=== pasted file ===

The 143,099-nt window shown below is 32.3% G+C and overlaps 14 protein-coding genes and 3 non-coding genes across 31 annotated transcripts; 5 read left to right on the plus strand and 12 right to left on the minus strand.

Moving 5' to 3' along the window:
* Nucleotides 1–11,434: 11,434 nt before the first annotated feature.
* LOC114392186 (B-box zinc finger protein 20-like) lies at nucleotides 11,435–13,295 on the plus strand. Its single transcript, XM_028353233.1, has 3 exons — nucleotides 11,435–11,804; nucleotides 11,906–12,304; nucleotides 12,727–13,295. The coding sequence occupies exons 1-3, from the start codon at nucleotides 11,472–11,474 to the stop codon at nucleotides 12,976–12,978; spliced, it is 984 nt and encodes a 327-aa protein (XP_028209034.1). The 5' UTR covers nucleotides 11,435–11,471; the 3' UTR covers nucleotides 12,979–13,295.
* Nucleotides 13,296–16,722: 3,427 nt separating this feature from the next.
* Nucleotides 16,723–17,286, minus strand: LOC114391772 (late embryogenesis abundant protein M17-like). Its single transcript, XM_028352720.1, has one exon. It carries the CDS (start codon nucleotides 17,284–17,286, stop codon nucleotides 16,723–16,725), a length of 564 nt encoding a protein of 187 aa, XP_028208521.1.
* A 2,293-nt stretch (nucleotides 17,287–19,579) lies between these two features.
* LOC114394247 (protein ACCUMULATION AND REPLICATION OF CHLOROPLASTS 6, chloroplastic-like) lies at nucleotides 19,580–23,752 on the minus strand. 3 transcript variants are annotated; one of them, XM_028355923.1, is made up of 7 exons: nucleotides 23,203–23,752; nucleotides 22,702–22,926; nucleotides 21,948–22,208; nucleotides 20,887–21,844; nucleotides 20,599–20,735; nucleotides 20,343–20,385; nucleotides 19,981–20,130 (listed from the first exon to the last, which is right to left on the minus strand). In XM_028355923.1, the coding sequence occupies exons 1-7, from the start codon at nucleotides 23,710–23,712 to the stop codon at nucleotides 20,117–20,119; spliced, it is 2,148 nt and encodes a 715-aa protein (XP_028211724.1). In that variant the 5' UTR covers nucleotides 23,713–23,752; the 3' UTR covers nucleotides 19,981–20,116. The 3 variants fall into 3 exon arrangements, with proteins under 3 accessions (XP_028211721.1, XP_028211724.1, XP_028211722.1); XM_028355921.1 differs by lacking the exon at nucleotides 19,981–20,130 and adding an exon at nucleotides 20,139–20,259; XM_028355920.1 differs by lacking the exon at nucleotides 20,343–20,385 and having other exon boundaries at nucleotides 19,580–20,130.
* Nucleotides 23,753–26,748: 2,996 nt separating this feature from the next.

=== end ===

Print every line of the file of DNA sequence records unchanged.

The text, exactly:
The 143,099-nt window shown below is 32.3% G+C and overlaps 14 protein-coding genes and 3 non-coding genes across 31 annotated transcripts; 5 read left to right on the plus strand and 12 right to left on the minus strand.

Moving 5' to 3' along the window:
* Nucleotides 1–11,434: 11,434 nt before the first annotated feature.
* LOC114392186 (B-box zinc finger protein 20-like) lies at nucleotides 11,435–13,295 on the plus strand. Its single transcript, XM_028353233.1, has 3 exons — nucleotides 11,435–11,804; nucleotides 11,906–12,304; nucleotides 12,727–13,295. The coding sequence occupies exons 1-3, from the start codon at nucleotides 11,472–11,474 to the stop codon at nucleotides 12,976–12,978; spliced, it is 984 nt and encodes a 327-aa protein (XP_028209034.1). The 5' UTR covers nucleotides 11,435–11,471; the 3' UTR covers nucleotides 12,979–13,295.
* Nucleotides 13,296–16,722: 3,427 nt separating this feature from the next.
* Nucleotides 16,723–17,286, minus strand: LOC114391772 (late embryogenesis abundant protein M17-like). Its single transcript, XM_028352720.1, has one exon. It carries the CDS (start codon nucleotides 17,284–17,286, stop codon nucleotides 16,723–16,725), a length of 564 nt encoding a protein of 187 aa, XP_028208521.1.
* A 2,293-nt stretch (nucleotides 17,287–19,579) lies between these two features.
* LOC114394247 (protein ACCUMULATION AND REPLICATION OF CHLOROPLASTS 6, chloroplastic-like) lies at nucleotides 19,580–23,752 on the minus strand. 3 transcript variants are annotated; one of them, XM_028355923.1, is made up of 7 exons: nucleotides 23,203–23,752; nucleotides 22,702–22,926; nucleotides 21,948–22,208; nucleotides 20,887–21,844; nucleotides 20,599–20,735; nucleotides 20,343–20,385; nucleotides 19,981–20,130 (listed from the first exon to the last, which is right to left on the minus strand). In XM_028355923.1, the coding sequence occupies exons 1-7, from the start codon at nucleotides 23,710–23,712 to the stop codon at nucleotides 20,117–20,119; spliced, it is 2,148 nt and encodes a 715-aa protein (XP_028211724.1). In that variant the 5' UTR covers nucleotides 23,713–23,752; the 3' UTR covers nucleotides 19,981–20,116. The 3 variants fall into 3 exon arrangements, with proteins under 3 accessions (XP_028211721.1, XP_028211724.1, XP_028211722.1); XM_028355921.1 differs by lacking the exon at nucleotides 19,981–20,130 and adding an exon at nucleotides 20,139–20,259; XM_028355920.1 differs by lacking the exon at nucleotides 20,343–20,385 and having other exon boundaries at nucleotides 19,580–20,130.
* Nucleotides 23,753–26,748: 2,996 nt separating this feature from the next.